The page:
South Africa is home to most of the world’s Rhinos, but with close to 10,000 of the county’s population lost to poaching over the past ten years, it is also the country most affected by this sort of wildlife crime.
The Kruger National Park has consistently suffered heavy poaching losses resulting in a population reduction of 60% since 2013. Rhino conservation is a big deal in the country which is why environmental NPO, The Eye Above, is attacking it head on – from the air.
The Eye Above is prototyping and testing a fleet of drones specifically designed to assist game rangers on the ground with detecting poachers and poaching activity – before an animal is killed.
Drones operating in the sky, allows ground teams to cover hundreds of square kilometres quickly and easily, scoping rugged terrain in minutes rather than hours. In addition, this advantage enables antipoaching units to respond fast and effectively, ensuring that every second and every action counts.
“This project aims to design a drone platform built in Africa for use in the harsh and unforgiving African landscape. Extensive research has gone into what is required to make a drone viable in the Southern African arena, with most of the technology built from the ground up,” says Robert Miller of The Eye Above.
Each drone operates from a base near a ranger station. Rangers are trained to manage the drones for antipoaching activity but also the fleet’s maintenance.
This project had to overcome a few hurdles that could’ve hindered its success. Terrain was one; The Eye Above’s drone fleet has to operate in some of the harshest conditions on earth – the South African bushveld. It’s full of trees, hills, rocks, animals, dust and is subject to quick temperature changes. They also need to cover a vast amount of territory, which requires long autonomous flights, all while being as quiet as possible so as not to disturb the animals or alert would-be poachers.
The skillset on the ground also had to be taken into consideration. The game rangers are not skilled drone pilots or operators, and they do not need to be, but thought had to be given to the ongoing maintenance of the drones and the requirement for spares.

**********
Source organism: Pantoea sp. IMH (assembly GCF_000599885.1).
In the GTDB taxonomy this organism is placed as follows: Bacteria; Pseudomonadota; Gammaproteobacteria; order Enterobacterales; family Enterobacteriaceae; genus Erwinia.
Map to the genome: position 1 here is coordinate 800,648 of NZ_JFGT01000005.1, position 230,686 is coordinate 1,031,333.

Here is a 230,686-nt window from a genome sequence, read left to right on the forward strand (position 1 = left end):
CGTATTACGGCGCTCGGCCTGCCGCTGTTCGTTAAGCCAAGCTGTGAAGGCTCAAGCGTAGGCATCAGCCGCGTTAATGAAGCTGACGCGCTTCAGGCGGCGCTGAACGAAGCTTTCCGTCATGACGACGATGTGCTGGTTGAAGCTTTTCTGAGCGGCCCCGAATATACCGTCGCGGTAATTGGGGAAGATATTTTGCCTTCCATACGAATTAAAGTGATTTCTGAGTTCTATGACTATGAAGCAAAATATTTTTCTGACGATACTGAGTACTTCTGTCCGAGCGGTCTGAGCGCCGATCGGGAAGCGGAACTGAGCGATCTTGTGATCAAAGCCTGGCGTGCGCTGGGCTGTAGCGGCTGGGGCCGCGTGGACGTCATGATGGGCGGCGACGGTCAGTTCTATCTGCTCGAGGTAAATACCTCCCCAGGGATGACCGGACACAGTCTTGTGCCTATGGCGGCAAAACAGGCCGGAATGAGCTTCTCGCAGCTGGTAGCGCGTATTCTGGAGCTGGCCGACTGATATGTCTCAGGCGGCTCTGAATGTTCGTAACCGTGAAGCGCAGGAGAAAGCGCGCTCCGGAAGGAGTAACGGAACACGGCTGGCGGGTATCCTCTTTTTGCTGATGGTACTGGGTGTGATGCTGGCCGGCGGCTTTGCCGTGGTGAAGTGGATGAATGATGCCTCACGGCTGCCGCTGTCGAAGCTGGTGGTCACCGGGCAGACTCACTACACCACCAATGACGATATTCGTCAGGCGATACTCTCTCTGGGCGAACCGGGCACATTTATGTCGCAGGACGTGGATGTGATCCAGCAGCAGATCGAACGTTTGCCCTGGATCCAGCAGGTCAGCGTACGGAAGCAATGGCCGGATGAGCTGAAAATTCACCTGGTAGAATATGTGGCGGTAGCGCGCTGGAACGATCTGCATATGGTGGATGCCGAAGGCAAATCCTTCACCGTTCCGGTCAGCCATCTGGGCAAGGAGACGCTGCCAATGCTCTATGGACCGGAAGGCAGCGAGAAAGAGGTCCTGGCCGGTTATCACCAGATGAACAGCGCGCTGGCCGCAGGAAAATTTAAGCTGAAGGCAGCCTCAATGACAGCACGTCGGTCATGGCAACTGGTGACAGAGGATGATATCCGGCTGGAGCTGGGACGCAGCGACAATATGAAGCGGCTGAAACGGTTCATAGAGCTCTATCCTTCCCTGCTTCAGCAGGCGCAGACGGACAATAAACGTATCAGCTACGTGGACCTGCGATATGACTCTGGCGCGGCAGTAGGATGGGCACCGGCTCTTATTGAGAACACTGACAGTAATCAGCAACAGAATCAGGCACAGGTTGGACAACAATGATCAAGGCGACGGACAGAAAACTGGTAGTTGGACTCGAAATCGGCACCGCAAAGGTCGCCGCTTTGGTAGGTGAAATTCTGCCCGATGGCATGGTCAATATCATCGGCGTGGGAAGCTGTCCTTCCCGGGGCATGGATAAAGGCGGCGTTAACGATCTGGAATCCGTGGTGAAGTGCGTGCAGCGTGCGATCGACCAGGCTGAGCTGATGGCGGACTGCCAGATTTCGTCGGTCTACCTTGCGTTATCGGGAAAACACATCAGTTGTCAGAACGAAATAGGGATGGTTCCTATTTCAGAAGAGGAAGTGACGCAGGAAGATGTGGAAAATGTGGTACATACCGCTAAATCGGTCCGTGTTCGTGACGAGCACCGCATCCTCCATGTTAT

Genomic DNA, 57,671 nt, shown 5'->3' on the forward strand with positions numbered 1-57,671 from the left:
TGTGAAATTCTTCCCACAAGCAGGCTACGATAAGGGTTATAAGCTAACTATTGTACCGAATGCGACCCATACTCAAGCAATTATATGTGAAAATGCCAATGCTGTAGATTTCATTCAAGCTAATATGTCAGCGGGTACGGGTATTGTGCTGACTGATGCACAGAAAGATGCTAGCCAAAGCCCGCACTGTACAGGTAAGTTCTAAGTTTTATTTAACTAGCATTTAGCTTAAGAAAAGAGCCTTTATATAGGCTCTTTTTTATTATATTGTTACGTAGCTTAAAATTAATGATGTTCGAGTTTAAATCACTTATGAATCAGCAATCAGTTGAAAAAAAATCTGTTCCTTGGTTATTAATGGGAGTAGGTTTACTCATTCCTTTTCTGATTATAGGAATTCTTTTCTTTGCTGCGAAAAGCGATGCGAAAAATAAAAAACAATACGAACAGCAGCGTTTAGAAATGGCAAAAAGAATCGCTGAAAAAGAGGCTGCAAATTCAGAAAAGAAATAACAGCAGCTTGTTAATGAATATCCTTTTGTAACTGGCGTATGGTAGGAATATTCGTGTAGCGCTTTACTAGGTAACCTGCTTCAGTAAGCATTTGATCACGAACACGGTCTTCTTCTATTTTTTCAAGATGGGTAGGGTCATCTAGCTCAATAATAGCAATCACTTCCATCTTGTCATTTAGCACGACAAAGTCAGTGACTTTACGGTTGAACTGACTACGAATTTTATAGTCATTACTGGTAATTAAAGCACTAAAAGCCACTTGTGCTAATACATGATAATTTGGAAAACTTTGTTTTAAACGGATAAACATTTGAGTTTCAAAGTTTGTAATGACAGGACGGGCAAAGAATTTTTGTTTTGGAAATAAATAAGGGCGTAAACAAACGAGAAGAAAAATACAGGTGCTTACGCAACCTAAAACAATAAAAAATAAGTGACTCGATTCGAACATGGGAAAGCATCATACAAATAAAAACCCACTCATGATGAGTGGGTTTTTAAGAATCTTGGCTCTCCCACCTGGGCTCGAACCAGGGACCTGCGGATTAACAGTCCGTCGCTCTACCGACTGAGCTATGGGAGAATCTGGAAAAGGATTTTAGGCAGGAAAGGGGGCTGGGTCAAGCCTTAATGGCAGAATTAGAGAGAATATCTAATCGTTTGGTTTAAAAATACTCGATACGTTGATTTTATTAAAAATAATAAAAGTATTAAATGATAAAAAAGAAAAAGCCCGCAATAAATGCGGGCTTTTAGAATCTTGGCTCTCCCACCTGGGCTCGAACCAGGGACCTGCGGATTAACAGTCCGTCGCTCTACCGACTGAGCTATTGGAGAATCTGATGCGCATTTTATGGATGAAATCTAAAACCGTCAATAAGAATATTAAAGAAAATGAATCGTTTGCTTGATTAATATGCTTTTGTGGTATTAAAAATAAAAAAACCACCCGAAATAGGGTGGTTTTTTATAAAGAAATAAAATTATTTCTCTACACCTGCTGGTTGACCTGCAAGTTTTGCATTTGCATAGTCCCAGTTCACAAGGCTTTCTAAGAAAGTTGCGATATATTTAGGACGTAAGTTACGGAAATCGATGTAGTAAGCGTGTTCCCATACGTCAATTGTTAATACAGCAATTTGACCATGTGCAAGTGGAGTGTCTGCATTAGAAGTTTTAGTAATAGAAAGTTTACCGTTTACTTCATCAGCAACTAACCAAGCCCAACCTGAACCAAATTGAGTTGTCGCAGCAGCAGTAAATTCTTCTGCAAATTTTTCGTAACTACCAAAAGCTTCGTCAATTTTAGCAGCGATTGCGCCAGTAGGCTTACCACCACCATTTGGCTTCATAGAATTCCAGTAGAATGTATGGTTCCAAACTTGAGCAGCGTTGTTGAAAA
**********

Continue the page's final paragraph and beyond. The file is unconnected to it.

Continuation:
The solution was to design a v-tol drone from scratch, optimised for surveillance and designed to fly autonomously, with systems that work within the airframe design. To address this, The Eye Above uses the Lightware LW20, a small form LiDAR with a 100-meter range, in an IP67 enclosure.
LiDAR – which stands for Light Detection and Ranging – is an active remote-sensing technology that uses light pulses (in the form of lasers) which are sent into the surrounding environment to measure the distance to objects in the environment. In this way a LiDAR sensor gives a drone eyes.
The Lightware LW20 was a perfect choice because it’s light (just 20 grams), small, and has low power consumption, all of which are critical to ensure flight time is not impacted. In addition, it’s being used on the drone for its detect and avoid, altimeter and terrain following capabilities. The LiDAR lets the drone know when it’s coming within 100 meters of the ground, precisely where it is relative to the ground at all times and gives it terrain following capabilities. “There are cheaper and heavier LiDARs available, but the magic was to find a high-performance LiDAR at a good price for the size/weight requirements that work for our airframe. Lightware LiDAR was the only company that ticked all these boxes,“ says Miller.
The Eye Above project was started specifically to address rhino poaching, but as it’s progressed, the team is excited at the prospect of expanding its fleet of drones for use in the fight against a variety of wildlife crimes like lobster and abalone poaching, but also other vital services like sea rescue and firefighting.
Philip Constantine is CEO of LightWare LiDAR.